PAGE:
Conrad Dobler Exclusive: Everybody's PC, Don't Give a $#!+ That Michael Sam's Gay, NFL Changes 'Window Dressing'
“I don’t think the locker room has changed all that much,” former NFL lineman Conrad Dobler tells Breitbart Sports. “I think the public perception of what is acceptable and what is not acceptable has changed. Everybody has to be politically correct.”
In part one of our conversation, Dobler discussed the importance of intimidation in football, his experiences in locker-room hazing, and the bullying scandal that has embroiled the NFL. Here, in part two of our freewheeling conversation, one of the most controversial players in NFL history touches on such controversies as the Incognito-Martin bullying scandal, Michael Sam potentially becoming the first openly gay NFL player, and league safety measures.
"I spent my earlier years putting people in the hospital and now I spend my time trying to keep them out of the hospital,” Conrad Dobler tells Breitbart Sports. In retirement from the NFL, the former St. Louis Cardinals lineman visits factories and businesses to facilitate the delivery of tens of thousands of flu shots every year. Health looms large in his thoughts. “My knees are bad,” the 63-year-old confesses. “I just had my shoulder replaced. I do ten miles a day on the bike. I gotta stay alive because my wife’s been in a wheelchair for the last ten years.”
Known as one of the roughest players in a rough game, the retired ten-year veteran doesn’t believe the sport has changed as much as some think. “I think that between the lines it’s still football,” he explains. “A lot of the things they’re doing are minute little things to appease the public and get the press off their ass. It’s window dressing. Why is the NFL the only enterprise in America that doesn’t have to take care of their injured employees?”
In 1977, Sports Illustrated dubbed Dobler “Pro Football’s Dirtiest Player” on its cover. Punching Mean Joe Greene and kicking Merlin Olsen provided strange luster to that dirty reputation. But the player-hating stemmed in large part from players hating their on-field defeats to Dobler. His 1975 Cardinals team set an NFL record by allowing just eight sacks all season. The feared guard contends he would compete no differently now than how he played back then, which is to say he would do what he could get away with within the rules. “If you have smarts, you can get away with anything,” he opines. “I would have played by the rules and what they’re set to be. My job is to put the guy on the ground. Period. We weren’t allowed to hold like they do today. I’ve never seen such holding in my life. The game’s changed in that sense, too—technique-wise.”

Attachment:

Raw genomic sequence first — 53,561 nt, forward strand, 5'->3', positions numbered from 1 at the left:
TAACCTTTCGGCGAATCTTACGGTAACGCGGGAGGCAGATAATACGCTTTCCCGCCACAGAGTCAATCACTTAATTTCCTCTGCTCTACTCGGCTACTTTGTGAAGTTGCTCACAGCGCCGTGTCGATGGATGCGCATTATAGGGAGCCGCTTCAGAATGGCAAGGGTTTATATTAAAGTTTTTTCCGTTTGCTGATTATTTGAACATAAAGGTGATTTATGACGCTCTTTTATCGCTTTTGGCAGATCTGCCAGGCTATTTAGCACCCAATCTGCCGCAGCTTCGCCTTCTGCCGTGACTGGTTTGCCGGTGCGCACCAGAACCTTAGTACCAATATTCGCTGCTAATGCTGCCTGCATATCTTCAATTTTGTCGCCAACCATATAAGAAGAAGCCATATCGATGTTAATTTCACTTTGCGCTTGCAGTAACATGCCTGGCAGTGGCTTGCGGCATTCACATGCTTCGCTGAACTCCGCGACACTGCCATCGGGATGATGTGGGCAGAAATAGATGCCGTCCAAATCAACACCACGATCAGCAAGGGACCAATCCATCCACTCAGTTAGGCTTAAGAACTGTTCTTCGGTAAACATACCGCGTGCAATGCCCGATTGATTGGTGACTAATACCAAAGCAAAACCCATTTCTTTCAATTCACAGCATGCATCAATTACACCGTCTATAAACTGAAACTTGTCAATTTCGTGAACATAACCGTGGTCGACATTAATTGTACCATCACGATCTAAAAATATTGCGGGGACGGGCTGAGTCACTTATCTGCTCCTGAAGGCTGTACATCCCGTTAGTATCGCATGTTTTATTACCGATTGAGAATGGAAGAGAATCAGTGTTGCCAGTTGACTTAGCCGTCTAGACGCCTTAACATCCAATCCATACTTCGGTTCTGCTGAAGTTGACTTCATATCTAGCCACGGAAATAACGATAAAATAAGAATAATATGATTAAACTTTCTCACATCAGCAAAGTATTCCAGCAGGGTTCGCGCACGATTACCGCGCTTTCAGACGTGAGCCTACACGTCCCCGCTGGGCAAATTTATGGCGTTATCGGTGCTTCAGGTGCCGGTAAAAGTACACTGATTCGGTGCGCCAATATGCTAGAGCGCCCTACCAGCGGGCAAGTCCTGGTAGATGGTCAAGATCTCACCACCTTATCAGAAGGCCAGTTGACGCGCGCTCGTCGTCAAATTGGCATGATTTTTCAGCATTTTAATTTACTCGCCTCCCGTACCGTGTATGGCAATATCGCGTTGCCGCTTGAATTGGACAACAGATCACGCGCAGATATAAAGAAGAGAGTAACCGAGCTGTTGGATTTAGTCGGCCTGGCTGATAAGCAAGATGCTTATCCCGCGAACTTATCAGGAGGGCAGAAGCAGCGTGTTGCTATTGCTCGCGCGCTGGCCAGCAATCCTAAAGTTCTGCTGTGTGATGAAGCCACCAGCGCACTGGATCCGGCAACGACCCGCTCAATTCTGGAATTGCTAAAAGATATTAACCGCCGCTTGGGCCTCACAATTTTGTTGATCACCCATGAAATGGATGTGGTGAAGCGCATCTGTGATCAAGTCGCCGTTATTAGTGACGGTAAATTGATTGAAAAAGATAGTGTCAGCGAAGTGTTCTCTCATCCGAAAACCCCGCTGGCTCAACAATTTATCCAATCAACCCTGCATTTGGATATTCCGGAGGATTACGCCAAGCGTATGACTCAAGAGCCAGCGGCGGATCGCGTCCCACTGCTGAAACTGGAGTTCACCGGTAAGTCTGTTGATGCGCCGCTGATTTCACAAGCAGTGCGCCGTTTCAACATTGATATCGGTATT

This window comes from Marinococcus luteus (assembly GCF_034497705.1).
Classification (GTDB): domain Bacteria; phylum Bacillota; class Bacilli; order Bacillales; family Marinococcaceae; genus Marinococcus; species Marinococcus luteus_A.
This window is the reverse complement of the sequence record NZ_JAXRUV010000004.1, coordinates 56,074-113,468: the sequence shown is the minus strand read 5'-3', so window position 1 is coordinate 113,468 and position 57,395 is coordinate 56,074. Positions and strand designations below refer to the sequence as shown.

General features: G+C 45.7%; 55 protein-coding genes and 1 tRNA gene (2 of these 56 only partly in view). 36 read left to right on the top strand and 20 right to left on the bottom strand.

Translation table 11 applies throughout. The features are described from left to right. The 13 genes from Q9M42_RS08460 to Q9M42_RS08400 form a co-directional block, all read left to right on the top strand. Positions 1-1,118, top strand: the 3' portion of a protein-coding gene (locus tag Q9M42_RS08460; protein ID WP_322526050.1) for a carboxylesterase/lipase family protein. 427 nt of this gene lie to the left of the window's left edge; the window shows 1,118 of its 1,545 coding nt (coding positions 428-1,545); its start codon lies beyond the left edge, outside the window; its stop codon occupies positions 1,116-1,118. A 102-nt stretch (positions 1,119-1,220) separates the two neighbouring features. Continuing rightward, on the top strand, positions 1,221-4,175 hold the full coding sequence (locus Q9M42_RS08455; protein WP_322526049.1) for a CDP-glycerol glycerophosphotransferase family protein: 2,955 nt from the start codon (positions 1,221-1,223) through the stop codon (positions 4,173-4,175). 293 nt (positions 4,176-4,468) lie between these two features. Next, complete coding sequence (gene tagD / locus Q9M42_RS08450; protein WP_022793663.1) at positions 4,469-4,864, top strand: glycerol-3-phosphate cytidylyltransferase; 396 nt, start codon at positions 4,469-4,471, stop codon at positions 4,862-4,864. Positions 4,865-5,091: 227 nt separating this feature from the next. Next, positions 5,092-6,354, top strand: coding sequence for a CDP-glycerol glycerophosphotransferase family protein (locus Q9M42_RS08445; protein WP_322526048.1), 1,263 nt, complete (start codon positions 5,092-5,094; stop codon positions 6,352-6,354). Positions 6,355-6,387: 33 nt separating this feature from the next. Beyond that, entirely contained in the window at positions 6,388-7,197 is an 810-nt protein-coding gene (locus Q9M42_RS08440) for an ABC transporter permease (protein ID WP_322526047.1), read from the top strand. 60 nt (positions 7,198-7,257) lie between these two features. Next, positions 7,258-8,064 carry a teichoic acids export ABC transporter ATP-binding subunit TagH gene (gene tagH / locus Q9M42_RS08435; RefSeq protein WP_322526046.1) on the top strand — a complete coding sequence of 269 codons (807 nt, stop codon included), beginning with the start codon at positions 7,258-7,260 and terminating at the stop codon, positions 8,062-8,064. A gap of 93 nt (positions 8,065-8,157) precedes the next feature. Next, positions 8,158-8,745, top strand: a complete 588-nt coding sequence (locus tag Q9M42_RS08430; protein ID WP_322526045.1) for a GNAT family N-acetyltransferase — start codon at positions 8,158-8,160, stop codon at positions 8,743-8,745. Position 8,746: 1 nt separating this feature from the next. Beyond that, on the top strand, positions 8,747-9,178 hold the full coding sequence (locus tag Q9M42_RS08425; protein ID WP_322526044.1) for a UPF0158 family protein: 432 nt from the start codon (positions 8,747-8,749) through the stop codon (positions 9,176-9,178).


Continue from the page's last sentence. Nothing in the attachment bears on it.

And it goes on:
One change NFL locker rooms may face in the 2014 season is the arrival of an openly-gay player in University of Missouri defensive end Michael Sam, a development that Dobler claims players of his era might have been better equipped to handle. “We didn’t give a shit if a guy was gay or not,” Dobler maintains. “I didn’t.” The University of Wyoming alum holds that playing in the midst of the sexual revolution would have made it in some ways easier for a Michael Sam to assimilate into the culture of the NFL. His one dispute with Sam’s approach involves the sensationalistic manner in which he divulged his sexuality.
“Why does he have to let everyone know?” Dobler asks. “Why is it anyone’s business who you sleep with? It’s no one’s business. That’s my only beef. Is it that important to let the world know? They know already. Why do you have to let everyone know? That’s the only time he got his name in the paper. Did it help? Yes. Did it help in a good way or a bad way? I’m doing an interview with you right now because they called me ‘the dirtiest player in the NFL.’”
The guy some call the dirtiest player in today’s game, fellow guard Richie Incognito, has similarly made headlines unrelated to his play. “I don’t want to be associated with him,” Dobler tells Breitbart Sports. “I’m not real proud of being called ‘the dirtiest player in the NFL’” He believes that Incognito’s issues may go beyond psychological to involve chemicals and that Jonathan Martin needs to roll insult more easily off his back. “Today, everyone has gotten pretty thin skinned,” the three-time Pro Bowler offered. “If you know what you are in your heart, it doesn’t make a difference what anyone else said.”
More so than even younger players like Jonathan Martin, the NFL remains ultra-sensitive to the slings and arrows of others. Dobler remains skeptical of the sincerity in the NFL’s response to the league’s many critics. “I think it’s all about protecting the shield,” the retired NFL veteran maintains. “They can get rid of the kickoff. But it’s still a violent game. Everything the NFL management does is to protect the shield. It’s window dressing to say, ‘This is what we’re doing.’ It’s to get the public off their ass. It’s to get congress off their ass. It’s to get the media off their ass.”